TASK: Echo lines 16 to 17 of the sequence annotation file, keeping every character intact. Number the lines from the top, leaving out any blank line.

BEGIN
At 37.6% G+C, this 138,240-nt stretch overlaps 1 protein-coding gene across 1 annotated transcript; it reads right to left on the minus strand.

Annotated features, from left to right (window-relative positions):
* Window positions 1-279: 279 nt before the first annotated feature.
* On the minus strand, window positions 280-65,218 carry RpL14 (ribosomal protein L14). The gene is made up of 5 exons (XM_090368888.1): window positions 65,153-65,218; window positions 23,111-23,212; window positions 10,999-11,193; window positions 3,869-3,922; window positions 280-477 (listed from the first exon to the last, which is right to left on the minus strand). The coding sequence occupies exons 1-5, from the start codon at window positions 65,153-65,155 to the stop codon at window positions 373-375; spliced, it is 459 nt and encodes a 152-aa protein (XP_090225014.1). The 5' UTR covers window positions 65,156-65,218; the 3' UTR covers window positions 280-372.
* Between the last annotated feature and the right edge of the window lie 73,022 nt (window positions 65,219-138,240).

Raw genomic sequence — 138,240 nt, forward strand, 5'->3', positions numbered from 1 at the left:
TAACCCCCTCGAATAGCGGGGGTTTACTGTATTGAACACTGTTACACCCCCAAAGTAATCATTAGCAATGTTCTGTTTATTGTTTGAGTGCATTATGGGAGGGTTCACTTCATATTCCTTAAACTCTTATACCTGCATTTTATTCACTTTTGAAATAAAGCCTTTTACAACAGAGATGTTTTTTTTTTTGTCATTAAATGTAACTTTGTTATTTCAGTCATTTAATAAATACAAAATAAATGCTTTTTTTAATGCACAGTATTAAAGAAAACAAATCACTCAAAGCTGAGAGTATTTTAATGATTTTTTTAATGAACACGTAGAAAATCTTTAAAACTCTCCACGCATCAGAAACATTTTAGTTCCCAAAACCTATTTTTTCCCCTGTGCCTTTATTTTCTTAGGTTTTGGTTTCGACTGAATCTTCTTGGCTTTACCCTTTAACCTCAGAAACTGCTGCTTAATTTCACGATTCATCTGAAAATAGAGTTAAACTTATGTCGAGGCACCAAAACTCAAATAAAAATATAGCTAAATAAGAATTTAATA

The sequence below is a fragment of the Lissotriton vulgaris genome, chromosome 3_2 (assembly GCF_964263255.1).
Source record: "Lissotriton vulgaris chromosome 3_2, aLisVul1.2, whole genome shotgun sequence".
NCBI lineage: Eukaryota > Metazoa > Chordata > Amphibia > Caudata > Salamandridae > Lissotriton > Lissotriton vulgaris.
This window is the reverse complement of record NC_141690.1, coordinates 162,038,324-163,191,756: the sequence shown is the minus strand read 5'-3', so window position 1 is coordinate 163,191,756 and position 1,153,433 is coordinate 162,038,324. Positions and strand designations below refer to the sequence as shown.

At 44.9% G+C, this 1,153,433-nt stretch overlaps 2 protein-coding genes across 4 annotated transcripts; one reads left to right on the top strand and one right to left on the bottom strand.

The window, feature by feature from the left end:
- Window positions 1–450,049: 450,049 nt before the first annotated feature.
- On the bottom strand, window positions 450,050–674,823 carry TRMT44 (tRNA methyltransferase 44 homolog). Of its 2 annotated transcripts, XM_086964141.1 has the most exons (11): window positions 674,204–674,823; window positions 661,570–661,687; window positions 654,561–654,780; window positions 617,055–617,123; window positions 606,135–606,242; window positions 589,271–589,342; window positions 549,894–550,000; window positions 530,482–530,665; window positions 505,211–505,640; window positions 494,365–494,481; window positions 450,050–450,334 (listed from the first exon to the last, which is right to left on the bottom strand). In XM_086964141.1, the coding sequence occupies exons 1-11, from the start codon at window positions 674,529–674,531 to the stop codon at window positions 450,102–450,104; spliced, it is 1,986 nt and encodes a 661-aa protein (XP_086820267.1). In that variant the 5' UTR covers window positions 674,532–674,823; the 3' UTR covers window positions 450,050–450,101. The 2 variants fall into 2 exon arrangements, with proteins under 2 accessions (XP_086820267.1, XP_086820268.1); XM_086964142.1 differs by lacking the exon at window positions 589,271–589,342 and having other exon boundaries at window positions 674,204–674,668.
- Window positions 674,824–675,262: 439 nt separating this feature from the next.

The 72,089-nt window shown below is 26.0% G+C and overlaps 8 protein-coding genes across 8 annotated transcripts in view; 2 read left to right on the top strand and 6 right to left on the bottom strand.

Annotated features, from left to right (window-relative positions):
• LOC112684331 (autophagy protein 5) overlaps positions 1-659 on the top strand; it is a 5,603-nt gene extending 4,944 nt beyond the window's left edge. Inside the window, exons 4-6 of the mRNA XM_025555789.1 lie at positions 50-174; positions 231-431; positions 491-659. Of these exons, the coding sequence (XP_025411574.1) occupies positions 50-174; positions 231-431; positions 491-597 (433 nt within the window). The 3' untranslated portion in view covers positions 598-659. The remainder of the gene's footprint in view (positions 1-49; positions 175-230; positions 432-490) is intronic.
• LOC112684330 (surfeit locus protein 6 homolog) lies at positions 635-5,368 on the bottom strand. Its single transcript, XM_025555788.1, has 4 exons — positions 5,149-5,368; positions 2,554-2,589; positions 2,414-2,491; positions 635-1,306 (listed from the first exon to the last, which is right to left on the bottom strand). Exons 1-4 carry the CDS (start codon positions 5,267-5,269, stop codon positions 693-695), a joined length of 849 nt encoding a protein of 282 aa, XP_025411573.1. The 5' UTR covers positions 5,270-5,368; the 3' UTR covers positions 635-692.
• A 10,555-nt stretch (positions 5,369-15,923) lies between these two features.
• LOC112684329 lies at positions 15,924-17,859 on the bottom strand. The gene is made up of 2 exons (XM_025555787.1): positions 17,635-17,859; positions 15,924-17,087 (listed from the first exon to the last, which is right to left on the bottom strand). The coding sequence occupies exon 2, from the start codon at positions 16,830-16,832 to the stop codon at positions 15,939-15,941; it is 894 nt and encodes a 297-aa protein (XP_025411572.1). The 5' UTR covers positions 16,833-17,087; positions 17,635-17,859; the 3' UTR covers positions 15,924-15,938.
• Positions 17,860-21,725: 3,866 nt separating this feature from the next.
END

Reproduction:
- Window positions 674,824–675,262: 439 nt separating this feature from the next.

The 72,089-nt window shown below is 26.0% G+C and overlaps 8 protein-coding genes across 8 annotated transcripts in view; 2 read left to right on the top strand and 6 right to left on the bottom strand.